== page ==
The last week has been fairly hectic for me, in part because it involved the run-up to Spring Break (and, perhaps less festively, midterms) and in part because it involved the kind of preparatory space-clearing needed to make something of a free-ish week. My Inner Delinquent would like nothing more than to take a deep dive into Elden Ring, but I can see enough enticing deadlines on the horizon to keep the creative gears turning.
To get myself ready I made time for a deep dive: I have seven holdover stories from the latest edition of my submission tracking guide, and I gave myself about a week and a half to revise four of them, normally with a specific destination in mind. In some cases that was simple work–trimming off a couple hundred words, and in one case adding 400–but others involved more extensive reconfiguration. It’s easy to get caught up in the zest of a fresh draft, but there’s real pleasure to be had in spending time with an old friend and seeing how it’s changed since last you met. Still happy with all those pieces more or less as they were and as they now are, and I think it’s healthy to go back and revisit old haunts, if only to see how they’ve changed and how you’ve grown.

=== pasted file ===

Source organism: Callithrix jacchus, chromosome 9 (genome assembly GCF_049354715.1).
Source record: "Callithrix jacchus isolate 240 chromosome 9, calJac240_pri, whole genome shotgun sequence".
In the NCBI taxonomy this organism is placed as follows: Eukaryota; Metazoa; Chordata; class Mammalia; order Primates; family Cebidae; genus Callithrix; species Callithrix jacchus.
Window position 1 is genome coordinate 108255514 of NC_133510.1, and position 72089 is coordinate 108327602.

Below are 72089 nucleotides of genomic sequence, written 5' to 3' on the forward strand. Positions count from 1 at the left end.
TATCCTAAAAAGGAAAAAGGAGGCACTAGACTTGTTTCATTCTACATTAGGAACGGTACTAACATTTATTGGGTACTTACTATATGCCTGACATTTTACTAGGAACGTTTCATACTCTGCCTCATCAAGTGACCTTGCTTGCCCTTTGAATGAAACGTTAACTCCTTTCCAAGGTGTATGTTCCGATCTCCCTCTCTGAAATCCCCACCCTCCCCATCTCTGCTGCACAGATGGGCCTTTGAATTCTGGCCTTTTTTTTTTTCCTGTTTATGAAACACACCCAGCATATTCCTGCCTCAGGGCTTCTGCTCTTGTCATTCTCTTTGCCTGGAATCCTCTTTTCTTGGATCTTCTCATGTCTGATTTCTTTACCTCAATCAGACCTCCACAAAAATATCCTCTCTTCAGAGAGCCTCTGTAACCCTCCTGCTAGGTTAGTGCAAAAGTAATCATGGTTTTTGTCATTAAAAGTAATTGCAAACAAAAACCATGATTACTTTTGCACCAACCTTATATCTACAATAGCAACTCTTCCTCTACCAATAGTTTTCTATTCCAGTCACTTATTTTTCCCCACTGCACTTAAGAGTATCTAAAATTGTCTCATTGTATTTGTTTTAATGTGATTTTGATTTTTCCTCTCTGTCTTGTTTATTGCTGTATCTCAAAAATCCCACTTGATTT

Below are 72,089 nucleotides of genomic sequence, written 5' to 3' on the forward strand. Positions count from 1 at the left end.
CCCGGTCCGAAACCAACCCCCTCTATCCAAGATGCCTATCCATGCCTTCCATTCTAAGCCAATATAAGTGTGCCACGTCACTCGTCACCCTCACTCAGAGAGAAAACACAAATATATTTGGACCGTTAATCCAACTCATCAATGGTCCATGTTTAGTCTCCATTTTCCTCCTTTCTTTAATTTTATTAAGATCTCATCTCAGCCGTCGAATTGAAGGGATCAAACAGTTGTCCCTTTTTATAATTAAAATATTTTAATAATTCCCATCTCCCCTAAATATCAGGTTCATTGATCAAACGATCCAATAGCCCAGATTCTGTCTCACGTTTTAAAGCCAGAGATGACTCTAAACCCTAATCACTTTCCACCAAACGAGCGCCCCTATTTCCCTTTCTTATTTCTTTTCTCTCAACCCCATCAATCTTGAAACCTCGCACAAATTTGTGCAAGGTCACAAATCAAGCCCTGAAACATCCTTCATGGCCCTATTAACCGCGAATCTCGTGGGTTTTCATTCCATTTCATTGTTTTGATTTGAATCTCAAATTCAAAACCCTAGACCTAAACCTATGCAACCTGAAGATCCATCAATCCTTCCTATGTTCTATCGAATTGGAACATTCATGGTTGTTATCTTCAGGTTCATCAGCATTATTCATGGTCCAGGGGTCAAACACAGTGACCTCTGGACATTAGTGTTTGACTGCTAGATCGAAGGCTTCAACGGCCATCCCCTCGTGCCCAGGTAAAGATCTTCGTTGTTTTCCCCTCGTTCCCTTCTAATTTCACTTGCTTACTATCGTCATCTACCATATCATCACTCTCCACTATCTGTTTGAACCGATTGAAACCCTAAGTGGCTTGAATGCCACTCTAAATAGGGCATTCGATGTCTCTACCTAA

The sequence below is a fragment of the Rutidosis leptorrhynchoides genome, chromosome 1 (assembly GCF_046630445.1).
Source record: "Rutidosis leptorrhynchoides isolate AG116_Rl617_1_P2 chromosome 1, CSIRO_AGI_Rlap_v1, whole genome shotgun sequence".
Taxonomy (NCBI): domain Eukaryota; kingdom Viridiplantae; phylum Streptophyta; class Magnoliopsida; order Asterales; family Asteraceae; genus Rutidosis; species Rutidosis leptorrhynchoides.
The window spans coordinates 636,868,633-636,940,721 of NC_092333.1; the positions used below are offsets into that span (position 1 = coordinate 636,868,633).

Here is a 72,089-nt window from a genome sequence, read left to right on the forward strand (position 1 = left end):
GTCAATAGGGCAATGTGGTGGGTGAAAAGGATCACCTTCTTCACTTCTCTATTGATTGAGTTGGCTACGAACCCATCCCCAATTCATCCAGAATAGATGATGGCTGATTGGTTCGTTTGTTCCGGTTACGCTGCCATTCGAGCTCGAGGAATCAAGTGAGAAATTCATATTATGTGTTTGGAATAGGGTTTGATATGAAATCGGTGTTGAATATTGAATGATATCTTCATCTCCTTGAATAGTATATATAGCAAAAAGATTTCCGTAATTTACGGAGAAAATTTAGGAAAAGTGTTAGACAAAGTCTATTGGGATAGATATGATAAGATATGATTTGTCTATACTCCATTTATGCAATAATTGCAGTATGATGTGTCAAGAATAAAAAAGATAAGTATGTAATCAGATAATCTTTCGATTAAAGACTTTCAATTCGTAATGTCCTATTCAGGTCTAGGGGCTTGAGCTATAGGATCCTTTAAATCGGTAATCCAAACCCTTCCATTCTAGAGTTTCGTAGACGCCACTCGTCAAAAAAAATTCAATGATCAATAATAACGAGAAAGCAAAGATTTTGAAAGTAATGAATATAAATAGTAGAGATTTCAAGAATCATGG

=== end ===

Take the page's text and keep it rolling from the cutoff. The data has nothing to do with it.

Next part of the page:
The tricksier bit of business is owning up to unreadiness. The two remaining stories from that holdover set are, I think, pretty dang good, but at the moment the places I’d most like to send them are closed to submissions. There’s a sort of insistent impulse to send them somewhere–anywhere!–just for the sake of feeling as though I’ve got irons in the fire and many things to look forward to, but I’d rather see them sent to the best homes I can think of, even if that means waiting for another month or three.
And the same general principle applies to writing new stories, especially in response to anthology calls. I’ll often rattle ideas around in my skull for days and even weeks, but sometimes they just don’t catch (or, with an annoying degree of regularity, they emerge in an underdeveloped form and find themselves shouldered aside by far more energetic ideas with much later deadlines). An older version of me might have forced the issue, trying to write something–anything!–for the sake of maintaining momentum and good writing habits. But I think that’s a disservice to both the editors of the world as well as my own sense of what it means to write good stories. I can be prolific when I try, but I’d rather be a smidge more discriminating.
Circulation, especially during dry spells, can feel quite a bit like running in circles, trying to beat your own best time. But when it comes to writing, and to writing the best fiction I can, the clock or the calendar is probably not the instrument best suited to measuring progress.